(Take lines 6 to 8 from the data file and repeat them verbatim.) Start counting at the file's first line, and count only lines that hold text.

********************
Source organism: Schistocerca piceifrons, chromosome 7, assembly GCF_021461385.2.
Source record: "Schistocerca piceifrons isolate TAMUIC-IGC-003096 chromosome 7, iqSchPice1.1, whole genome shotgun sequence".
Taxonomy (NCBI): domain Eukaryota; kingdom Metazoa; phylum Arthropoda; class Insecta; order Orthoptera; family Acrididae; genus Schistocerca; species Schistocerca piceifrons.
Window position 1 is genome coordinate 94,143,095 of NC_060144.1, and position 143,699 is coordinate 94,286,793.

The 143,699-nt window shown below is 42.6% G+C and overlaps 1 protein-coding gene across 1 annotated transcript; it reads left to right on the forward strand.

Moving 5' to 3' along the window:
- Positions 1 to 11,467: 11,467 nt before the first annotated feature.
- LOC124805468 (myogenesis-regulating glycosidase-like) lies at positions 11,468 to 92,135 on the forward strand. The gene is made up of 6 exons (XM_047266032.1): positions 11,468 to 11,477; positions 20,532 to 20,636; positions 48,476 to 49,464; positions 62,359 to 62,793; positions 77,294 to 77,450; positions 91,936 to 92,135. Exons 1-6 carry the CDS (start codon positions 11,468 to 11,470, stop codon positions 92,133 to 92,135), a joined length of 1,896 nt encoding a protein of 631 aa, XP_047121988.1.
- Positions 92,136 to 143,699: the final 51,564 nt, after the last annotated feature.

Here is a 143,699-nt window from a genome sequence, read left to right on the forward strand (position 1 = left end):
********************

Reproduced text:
Moving 5' to 3' along the window:
- Positions 1 to 11,467: 11,467 nt before the first annotated feature.
- LOC124805468 (myogenesis-regulating glycosidase-like) lies at positions 11,468 to 92,135 on the forward strand. The gene is made up of 6 exons (XM_047266032.1): positions 11,468 to 11,477; positions 20,532 to 20,636; positions 48,476 to 49,464; positions 62,359 to 62,793; positions 77,294 to 77,450; positions 91,936 to 92,135. Exons 1-6 carry the CDS (start codon positions 11,468 to 11,470, stop codon positions 92,133 to 92,135), a joined length of 1,896 nt encoding a protein of 631 aa, XP_047121988.1.